There comes a time in every guy's life where it feels like something is missing on his wrist. After watching dad wear a watch for as long as you can remember, you have come to the realization where it's time to start wearing one yourself. Whether you're inheriting your great-grandfather's classic timepiece or investing in a brand-new sport watch that has more features than you can count (oh, and it's waterproof to 1,000 feet and can tell you the surf in Hawaii), here are 10 things to keep in mind when buying a watch.
1. Sport vs. lifestyle
This decision might be the most important of all. Think about how often you'll be wearing your watch. Where will you be? Who will be around? Please never buy an expensive sport watch and wear it to a job interview, you'll look ridiculous. My recommendation is to find a watch that can be dressed up or down and looks right in 90 percent of scenarios. This goes a little back to the leather vs. metal debate. Also, consider the style of the features. Are the hours presented as numbers or numerals? Numbers are generally less formal. Avoid crazy fonts or styles, you're better off being conservative.
2. Color of watch face
The choice of a white watch face vs. a black watch face is critical. For your first watch, you're best off getting a watch with a white face. Why? Easy. White goes with everything, it's clean. You can't go wrong. If you're straying from white, a light tan or khaki is a decent substitute and will give a more classic presentation. Only buy a black-face watch if the band is black. Navy is probably the only other color you should consider, but it is much more fashion-forward. Stick with white for now and buy that one a few years down the line.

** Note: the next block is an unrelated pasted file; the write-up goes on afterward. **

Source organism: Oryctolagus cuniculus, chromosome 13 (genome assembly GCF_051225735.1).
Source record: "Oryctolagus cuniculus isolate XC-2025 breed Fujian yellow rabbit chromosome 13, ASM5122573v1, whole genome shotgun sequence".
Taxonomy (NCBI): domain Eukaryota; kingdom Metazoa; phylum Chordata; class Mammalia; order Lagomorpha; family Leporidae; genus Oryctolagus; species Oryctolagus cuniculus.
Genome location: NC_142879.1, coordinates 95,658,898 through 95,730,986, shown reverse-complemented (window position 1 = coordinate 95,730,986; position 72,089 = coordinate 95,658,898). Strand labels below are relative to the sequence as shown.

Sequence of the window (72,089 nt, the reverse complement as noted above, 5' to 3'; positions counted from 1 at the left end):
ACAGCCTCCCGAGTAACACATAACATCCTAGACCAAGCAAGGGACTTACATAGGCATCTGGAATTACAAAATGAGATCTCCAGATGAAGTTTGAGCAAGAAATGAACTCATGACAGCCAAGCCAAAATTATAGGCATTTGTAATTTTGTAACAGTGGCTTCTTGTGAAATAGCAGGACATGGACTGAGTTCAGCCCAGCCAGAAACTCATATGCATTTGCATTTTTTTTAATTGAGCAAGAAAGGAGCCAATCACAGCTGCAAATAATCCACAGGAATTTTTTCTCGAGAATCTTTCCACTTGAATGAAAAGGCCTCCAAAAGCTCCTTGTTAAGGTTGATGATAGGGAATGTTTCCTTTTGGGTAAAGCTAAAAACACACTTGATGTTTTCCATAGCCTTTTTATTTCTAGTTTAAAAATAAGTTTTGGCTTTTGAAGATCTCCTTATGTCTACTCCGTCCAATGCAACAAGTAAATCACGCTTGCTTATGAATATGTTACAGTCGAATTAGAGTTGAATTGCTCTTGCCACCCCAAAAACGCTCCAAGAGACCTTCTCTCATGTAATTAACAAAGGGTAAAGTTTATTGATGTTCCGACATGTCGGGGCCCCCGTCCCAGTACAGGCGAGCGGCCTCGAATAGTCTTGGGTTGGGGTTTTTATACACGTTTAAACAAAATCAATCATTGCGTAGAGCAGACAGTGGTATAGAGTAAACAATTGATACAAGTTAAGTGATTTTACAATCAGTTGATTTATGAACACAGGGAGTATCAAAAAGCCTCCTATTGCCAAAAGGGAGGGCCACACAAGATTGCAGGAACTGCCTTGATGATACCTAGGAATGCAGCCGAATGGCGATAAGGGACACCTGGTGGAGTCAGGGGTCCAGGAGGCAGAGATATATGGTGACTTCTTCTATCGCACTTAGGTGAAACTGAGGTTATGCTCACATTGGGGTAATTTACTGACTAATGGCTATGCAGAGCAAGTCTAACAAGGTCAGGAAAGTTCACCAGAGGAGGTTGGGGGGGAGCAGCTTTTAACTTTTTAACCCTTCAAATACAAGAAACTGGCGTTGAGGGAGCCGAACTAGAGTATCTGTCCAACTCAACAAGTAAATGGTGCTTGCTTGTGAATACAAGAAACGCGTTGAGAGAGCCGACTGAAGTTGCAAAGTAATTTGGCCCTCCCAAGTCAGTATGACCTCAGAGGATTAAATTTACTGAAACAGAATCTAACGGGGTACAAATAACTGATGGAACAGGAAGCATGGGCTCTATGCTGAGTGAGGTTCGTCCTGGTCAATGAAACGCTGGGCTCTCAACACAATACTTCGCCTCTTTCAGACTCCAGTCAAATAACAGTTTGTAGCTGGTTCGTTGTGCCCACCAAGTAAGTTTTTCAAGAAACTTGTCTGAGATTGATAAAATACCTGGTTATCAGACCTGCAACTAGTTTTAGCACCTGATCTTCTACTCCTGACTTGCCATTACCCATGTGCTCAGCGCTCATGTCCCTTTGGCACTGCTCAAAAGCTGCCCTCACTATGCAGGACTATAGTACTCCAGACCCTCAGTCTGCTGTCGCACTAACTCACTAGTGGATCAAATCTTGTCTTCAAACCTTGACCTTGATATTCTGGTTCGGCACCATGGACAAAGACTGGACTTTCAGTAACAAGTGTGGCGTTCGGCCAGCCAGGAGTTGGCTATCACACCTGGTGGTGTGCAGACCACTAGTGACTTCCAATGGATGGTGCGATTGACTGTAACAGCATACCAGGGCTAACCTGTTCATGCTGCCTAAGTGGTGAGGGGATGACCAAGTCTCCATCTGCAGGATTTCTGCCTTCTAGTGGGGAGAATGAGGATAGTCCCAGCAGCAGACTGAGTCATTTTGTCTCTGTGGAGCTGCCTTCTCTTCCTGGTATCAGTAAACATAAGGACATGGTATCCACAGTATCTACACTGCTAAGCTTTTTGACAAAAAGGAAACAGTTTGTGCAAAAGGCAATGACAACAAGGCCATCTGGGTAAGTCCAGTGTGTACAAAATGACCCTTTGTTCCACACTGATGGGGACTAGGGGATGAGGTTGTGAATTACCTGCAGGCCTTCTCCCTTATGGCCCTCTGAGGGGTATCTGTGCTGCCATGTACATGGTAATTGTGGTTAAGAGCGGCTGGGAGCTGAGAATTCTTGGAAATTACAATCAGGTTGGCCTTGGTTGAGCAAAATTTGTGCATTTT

3. Band type
The key here is versatility. Your options here will be leather, metal, grosgrain (think sturdy fabric), metal and rubber. First, leather is a great option, it's classic and timeless and can still be contemporary with the right watch face. The oils from your skin will naturally wear in the leather as you wear it, which adds character to the watch. Metal watches are also immensely popular and communicate power. They're flashy, so if that's what you're looking for, go for it. Grosgrain should only be worn during summer; save this for a future purchase. Stay away from rubber. It's cheap and you'll be hard-pressed to find a watch where it looks good.